Steve Ashton jumps into Manitoba NDP leadership race

Steve Ashton officially entered the race to lead the Manitoba NDP with a campaign event outside Concordia Hospital on Wednesday morning.

Former cabinet minister and Thompson MLA makes 3rd bid to lead party

Former cabinet minister Steve Ashton announced his candidacy for leader of the Manitoba NDP at an event outside Concordia Hospital on Wednesday, June 28. (Jeff Stapleton/CBC)

Steve Ashton vows to reinvest in community hospitals and rebuild the Manitoba NDP in rural Manitoba if he's elected leader of the party.

The former cabinet minister and longtime Thompson MLA held a campaign event outside Concordia Hospital Wednesday morning to officially enter the leadership race.

Ashton took aim at the Progressive Conservatives' decision to close three emergency rooms, at Concordia, Victoria and Seven Oaks Hospitals, accusing them of not having a plan.

"That's when it struck me that what we really need to do is not just talk internally about as New Democrats, about what we need to do to rebuild, but to reach out  to Manitobans and to build a progressive alternative for 2020," he said.

He also said the party needs to rebuild its support beyond the city of Winnipeg if it wants to win the next election.

"For the Manitoba NDP not to have a single MLA in rural Manitoba, that's a real priority for me," he said.

Ashton is the only candidate running against Fort Rouge MLA Wab Kinew for the leadership.

Ashton represented the Thompson constituency from 1981 until last year, when he lost his seat to Kelly Bindle of the Progressive Conservatives.

Endorsements for Ashton

Interim NDP leader Flor Marcelino spoke at the event, endorsing Ashton for the leadership.

"You've never wavered in your values and principles," said Marcelino. "Through good times and bad you were NDP, for social justice and equality, and this is what we need."

Other Ashton supporters include Elmwood MLA Jim Maloway and East Kildonan city Coun. Jason Schreyer.

This is Ashton's third run for the top job of the Manitoba NDP. In 2009, he came in second, losing to Greg Selinger with 34 per cent of delegate votes at a leadership convention.

In 2015, he finished last in a three-way race against Selinger and Theresa Oswald with 30 per cent of the vote.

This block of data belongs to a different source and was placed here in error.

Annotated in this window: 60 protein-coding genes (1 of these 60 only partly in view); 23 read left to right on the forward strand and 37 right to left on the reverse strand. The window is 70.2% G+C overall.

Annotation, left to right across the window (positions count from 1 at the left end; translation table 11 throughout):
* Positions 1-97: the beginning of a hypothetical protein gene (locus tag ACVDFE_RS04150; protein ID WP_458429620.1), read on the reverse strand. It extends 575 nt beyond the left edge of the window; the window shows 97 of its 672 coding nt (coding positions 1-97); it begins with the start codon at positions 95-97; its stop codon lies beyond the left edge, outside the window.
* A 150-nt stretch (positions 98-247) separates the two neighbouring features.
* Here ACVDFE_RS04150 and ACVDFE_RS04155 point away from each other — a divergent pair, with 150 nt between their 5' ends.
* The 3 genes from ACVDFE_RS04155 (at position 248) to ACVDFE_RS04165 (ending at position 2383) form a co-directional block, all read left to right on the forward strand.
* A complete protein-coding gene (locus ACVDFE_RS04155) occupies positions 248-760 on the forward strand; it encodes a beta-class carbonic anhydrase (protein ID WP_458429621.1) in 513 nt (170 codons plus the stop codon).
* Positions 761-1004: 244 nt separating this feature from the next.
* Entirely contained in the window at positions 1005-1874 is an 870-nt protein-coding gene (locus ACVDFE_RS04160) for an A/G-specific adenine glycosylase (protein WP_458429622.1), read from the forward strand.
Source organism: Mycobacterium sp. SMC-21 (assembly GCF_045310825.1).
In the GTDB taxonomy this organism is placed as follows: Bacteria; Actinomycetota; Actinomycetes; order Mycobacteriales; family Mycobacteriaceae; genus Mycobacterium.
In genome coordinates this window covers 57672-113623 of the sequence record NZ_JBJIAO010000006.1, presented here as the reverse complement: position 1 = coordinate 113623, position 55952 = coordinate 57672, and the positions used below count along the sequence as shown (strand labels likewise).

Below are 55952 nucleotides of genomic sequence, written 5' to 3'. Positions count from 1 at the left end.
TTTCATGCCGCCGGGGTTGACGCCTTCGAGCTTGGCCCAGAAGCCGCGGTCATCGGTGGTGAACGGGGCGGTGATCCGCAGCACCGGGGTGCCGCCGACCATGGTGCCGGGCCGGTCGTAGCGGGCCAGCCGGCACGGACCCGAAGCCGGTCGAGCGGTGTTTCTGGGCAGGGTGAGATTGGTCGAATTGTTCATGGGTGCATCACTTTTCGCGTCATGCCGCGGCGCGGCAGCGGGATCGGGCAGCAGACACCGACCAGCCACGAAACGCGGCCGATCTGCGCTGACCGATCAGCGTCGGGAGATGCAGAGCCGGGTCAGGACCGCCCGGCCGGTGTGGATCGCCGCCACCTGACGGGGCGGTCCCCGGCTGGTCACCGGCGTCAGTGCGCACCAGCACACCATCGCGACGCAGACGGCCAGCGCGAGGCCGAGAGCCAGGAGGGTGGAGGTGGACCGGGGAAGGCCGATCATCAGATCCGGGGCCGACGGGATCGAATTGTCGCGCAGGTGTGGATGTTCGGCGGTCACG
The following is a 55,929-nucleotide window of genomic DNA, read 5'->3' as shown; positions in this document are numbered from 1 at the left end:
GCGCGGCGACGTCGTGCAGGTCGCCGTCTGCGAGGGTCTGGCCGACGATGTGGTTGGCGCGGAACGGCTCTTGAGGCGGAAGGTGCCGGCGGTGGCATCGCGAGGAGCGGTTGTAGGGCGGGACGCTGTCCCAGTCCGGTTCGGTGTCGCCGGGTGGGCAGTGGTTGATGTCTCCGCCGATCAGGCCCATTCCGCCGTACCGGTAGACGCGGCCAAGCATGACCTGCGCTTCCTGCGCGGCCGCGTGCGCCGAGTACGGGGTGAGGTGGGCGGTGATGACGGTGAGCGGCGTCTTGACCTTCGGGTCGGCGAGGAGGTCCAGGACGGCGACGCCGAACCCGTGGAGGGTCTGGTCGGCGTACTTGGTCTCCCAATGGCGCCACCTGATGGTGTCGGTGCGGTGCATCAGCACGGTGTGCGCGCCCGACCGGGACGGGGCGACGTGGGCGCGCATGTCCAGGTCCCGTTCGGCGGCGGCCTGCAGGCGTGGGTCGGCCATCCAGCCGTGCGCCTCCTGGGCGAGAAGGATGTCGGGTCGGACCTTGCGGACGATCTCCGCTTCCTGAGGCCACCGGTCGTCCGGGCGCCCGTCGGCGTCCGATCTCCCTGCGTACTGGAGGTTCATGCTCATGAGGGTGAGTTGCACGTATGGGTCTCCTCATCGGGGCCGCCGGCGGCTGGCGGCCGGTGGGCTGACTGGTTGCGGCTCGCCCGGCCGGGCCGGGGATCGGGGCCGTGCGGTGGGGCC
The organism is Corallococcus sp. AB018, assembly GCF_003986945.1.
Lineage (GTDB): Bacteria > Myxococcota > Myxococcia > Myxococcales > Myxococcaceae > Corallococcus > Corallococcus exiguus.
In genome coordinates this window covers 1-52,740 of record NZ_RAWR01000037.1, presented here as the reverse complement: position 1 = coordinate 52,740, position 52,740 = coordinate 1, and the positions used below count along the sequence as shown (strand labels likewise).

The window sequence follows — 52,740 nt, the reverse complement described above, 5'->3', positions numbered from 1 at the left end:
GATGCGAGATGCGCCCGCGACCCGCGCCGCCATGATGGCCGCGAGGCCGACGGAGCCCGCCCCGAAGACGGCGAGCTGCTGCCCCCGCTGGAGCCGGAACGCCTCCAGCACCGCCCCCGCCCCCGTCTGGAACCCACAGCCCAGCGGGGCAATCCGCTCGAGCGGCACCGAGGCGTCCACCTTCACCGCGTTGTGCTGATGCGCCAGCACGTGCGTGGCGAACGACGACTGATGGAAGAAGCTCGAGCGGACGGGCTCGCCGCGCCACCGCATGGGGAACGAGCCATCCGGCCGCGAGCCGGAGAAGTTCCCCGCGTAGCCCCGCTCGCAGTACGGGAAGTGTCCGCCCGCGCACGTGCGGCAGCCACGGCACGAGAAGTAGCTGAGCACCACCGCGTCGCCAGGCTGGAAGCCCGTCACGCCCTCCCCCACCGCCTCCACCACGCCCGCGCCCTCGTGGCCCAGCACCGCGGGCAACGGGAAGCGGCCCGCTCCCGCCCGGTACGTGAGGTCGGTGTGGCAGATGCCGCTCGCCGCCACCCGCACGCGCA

Raise minimum wage, lower tuition

Ashton also promised to follow the example of other provinces, including Ontario, to raise the minimum wage to $15 an hour in the first year of an NDP mandate. 

He said this is faster than the Progressive Conservative plan, which is to tie increases to the rate of inflation. It's also faster than the plan proposed by Ashton's rival. Kinew wants to reach $15 an hour by the end of the NDP's first four-year mandate, if they get into office again.

The NDP would also lower university tuition, Ashton said, should he become leader. 

Tiger Dam controversy

Ashton said controversy over the purchase of Tiger Dam flood fighting equipment in 2014 shouldn't affect his leadership bid.

Manitoba's Ombudsman released a scathing report saying he ignored advice and concerns from senior government staff about buying the equipment.

Ashton said he "learned a lesson" in the aftermath of the scandal and realizes now the purchases should have gone to tender. He said the issue is now "in the rear view mirror," and wants to focus on the future during his leadership bid.

NDP looking for change, Kinew supporters say

Kinew was in Toronto Tuesday night to throw the first pitch at the Blue Jays game against the Baltimore Orioles.

He said he's been operating on the assumption he'd have a competitor since he joined the race.

"Steve and I have different visions for the NDP," Kinew said in a written statement emailed to CBC news by a spokesperson.

"It's clear to me that the party needs a new direction, one focused on listening to Manitobans, creating the jobs of the future, and building communities we all want to live in. Last election, Manitobans told us that to get there we will need new leadership. I hope to be that leader, and with the support of party members, bring the next generation of New Democrats to government."

Fort Garry-Riverview MLA James Allum and Concordia MLA Matt Wiebe, both supporters of Kinew, said Ashton can't offer the kind of change party members are looking for.

"I personally don't think it's a good idea," Allum said of Ashton's decision to enter the race. "Manitobans are clearly looking for generational change in the NDP."

Wiebe said he's glad there is more than one candidate for leader, but doesn't think Ashton has the right vision for the party. 

"I believe that it's time to turn the page. It's time to talk about the future of our party and the future of our province," said Wiebe. 

The deadline for candidates in the NDP leadership campaign to file is July 15.

With files from Sean Kavanagh and The Canadian Press